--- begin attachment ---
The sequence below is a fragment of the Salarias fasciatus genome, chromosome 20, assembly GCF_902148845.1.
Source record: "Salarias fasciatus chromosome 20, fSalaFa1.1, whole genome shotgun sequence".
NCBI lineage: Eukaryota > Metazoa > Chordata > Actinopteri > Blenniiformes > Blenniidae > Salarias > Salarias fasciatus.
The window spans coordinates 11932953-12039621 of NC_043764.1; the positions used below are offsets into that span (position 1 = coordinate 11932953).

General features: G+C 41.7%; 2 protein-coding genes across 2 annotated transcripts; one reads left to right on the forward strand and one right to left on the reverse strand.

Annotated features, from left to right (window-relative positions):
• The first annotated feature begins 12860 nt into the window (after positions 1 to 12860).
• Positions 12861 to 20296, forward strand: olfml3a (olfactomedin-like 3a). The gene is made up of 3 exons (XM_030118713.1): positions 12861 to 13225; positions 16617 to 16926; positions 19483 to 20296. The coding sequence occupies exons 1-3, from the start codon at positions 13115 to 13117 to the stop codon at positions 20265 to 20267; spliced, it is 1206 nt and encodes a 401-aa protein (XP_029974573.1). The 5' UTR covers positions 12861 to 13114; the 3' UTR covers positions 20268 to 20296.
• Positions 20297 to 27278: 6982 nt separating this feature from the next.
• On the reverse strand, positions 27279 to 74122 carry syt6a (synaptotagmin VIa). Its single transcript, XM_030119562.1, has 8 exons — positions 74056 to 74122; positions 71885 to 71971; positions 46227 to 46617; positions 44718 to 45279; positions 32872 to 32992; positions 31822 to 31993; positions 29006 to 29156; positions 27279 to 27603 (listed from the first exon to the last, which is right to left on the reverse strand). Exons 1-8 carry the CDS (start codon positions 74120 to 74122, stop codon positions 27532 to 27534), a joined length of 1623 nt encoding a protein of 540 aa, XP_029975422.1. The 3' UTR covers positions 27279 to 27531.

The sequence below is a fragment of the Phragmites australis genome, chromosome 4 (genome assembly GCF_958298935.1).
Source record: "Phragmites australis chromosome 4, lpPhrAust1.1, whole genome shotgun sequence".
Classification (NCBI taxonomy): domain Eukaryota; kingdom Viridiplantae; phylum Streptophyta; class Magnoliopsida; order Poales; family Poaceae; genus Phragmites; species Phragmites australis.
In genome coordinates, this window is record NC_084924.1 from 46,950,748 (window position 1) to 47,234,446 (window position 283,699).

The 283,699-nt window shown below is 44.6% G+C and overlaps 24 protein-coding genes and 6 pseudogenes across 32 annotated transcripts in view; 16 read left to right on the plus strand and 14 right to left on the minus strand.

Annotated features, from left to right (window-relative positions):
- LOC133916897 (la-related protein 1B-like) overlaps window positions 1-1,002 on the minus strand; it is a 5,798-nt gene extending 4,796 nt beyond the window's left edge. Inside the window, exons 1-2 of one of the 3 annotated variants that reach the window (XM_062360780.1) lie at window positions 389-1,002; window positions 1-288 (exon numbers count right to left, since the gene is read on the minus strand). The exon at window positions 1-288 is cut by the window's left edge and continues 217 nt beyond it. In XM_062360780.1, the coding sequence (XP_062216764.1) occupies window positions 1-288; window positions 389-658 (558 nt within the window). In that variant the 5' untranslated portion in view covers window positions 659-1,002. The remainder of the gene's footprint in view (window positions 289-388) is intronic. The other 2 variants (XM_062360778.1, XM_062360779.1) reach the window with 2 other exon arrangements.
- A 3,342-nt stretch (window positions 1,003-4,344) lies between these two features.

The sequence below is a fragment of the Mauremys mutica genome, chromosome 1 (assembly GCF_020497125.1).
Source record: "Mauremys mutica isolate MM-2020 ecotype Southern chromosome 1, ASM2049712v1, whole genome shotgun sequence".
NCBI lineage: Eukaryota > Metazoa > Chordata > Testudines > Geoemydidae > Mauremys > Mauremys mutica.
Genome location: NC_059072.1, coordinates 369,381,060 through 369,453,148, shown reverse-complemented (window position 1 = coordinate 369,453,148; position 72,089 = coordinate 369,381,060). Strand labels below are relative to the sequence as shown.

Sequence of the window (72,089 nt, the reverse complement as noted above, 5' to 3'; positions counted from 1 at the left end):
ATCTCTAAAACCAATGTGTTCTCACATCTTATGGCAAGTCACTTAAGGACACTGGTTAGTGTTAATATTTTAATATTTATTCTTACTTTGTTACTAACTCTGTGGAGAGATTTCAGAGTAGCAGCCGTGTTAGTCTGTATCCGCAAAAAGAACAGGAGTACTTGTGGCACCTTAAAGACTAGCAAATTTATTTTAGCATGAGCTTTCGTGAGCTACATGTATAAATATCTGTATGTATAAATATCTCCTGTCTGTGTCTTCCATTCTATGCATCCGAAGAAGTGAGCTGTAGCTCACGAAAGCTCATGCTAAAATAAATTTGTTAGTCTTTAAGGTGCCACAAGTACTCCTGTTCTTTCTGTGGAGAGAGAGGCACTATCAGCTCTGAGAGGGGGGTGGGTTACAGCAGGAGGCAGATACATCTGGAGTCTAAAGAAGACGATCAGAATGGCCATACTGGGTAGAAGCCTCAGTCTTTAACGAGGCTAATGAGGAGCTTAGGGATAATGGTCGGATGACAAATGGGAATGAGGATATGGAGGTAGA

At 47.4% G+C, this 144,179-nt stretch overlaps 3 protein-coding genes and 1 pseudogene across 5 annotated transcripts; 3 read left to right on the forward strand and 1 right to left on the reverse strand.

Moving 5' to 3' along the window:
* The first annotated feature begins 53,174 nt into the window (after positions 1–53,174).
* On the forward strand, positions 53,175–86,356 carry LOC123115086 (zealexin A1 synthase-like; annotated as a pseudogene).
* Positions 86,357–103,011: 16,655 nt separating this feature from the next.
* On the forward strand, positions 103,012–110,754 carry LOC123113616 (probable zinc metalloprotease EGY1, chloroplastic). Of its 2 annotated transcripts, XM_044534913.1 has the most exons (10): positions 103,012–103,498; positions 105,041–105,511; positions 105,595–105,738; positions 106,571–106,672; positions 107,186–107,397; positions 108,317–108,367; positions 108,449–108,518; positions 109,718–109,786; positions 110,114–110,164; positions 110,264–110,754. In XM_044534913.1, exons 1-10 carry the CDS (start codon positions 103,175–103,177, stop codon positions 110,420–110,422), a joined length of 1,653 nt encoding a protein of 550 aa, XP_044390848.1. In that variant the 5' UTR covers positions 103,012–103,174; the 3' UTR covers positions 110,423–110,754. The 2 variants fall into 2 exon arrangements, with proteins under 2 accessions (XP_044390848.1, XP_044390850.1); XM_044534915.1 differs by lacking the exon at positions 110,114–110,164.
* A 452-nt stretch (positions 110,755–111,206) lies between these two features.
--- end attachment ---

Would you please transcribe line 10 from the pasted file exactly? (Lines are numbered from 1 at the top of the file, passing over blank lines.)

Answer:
• On the reverse strand, positions 27279 to 74122 carry syt6a (synaptotagmin VIa). Its single transcript, XM_030119562.1, has 8 exons — positions 74056 to 74122; positions 71885 to 71971; positions 46227 to 46617; positions 44718 to 45279; positions 32872 to 32992; positions 31822 to 31993; positions 29006 to 29156; positions 27279 to 27603 (listed from the first exon to the last, which is right to left on the reverse strand). Exons 1-8 carry the CDS (start codon positions 74120 to 74122, stop codon positions 27532 to 27534), a joined length of 1623 nt encoding a protein of 540 aa, XP_029975422.1. The 3' UTR covers positions 27279 to 27531.